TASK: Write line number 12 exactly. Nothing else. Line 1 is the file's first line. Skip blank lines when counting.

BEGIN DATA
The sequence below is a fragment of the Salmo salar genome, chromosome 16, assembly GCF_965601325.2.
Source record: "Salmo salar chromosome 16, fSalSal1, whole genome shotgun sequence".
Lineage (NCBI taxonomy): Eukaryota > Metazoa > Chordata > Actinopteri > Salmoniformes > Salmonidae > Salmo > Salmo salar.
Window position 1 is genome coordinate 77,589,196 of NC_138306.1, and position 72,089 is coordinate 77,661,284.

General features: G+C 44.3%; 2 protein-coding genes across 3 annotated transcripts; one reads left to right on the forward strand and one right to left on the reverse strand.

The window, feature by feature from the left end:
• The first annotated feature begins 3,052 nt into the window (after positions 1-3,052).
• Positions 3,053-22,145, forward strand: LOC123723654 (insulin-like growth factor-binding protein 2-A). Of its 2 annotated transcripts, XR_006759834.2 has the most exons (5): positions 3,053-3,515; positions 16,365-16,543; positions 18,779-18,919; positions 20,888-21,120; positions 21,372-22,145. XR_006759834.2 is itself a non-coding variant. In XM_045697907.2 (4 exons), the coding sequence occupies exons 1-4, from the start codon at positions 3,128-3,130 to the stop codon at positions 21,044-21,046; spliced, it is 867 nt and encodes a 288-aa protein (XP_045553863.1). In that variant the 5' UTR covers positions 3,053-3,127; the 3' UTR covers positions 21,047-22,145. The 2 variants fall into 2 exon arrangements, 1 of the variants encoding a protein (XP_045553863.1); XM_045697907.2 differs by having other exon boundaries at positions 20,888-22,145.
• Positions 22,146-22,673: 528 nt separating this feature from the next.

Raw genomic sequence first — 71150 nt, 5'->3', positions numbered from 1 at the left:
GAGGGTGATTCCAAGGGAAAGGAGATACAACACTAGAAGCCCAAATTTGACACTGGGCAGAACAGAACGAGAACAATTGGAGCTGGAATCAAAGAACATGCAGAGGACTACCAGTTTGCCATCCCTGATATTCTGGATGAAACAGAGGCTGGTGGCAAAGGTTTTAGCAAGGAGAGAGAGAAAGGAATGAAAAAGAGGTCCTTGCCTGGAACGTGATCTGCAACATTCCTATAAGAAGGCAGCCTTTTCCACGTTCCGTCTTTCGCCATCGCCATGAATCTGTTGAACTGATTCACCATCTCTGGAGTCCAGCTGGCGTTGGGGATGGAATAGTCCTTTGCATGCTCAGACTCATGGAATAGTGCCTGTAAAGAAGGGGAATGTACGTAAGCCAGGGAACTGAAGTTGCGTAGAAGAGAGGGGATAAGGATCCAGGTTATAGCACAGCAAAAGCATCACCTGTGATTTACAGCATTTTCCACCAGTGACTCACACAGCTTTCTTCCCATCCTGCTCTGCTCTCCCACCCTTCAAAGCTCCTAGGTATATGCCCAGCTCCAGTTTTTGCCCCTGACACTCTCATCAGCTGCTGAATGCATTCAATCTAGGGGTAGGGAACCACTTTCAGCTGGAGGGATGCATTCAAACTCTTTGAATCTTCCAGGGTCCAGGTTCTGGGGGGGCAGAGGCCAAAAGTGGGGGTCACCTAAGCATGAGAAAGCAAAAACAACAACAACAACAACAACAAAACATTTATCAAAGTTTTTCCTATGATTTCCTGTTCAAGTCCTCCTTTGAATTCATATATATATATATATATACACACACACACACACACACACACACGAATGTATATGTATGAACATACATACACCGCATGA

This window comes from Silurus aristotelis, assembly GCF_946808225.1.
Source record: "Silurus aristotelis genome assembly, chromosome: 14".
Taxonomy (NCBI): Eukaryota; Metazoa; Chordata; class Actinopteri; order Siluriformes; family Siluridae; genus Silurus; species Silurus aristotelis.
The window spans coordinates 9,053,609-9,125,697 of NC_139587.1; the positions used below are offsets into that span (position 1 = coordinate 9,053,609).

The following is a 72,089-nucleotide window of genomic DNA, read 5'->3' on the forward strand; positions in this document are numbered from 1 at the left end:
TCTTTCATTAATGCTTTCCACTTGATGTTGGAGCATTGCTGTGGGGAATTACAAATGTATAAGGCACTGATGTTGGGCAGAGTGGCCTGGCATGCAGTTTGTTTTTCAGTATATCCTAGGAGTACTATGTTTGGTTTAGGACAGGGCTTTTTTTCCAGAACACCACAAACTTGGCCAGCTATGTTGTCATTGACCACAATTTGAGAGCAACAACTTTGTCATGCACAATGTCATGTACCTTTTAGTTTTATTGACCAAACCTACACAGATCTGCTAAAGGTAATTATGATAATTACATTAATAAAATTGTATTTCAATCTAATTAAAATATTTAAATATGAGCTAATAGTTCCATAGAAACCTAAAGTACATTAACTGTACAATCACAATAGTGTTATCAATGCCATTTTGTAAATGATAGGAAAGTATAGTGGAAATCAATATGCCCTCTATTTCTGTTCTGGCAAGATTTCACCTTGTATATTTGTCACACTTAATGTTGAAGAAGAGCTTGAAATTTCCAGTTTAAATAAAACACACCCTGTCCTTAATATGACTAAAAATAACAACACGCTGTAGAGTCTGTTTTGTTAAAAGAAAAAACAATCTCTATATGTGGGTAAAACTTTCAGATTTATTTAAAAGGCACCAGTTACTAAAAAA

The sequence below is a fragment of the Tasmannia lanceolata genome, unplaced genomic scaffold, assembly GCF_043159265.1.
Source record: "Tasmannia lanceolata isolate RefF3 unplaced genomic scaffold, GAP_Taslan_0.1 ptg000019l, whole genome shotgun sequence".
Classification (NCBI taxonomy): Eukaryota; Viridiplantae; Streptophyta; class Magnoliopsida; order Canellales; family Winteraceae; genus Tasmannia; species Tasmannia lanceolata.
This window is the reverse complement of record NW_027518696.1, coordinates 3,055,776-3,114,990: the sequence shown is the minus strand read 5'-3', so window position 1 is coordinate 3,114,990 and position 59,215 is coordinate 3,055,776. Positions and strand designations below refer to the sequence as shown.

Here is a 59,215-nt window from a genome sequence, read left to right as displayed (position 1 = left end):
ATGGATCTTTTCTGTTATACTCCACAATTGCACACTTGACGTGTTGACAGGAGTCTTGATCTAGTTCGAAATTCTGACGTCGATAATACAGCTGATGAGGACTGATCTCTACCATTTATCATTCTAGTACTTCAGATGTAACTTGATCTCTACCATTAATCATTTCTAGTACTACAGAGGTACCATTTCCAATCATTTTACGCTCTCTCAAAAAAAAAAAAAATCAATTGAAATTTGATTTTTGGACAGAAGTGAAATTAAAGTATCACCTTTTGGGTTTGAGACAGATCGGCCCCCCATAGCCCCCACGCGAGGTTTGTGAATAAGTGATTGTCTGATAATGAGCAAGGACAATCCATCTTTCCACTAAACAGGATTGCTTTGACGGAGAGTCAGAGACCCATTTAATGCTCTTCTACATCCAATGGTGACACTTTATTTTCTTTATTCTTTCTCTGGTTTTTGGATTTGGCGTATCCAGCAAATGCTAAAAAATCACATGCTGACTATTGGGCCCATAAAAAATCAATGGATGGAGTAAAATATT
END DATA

This window comes from Silurus aristotelis, assembly GCF_946808225.1.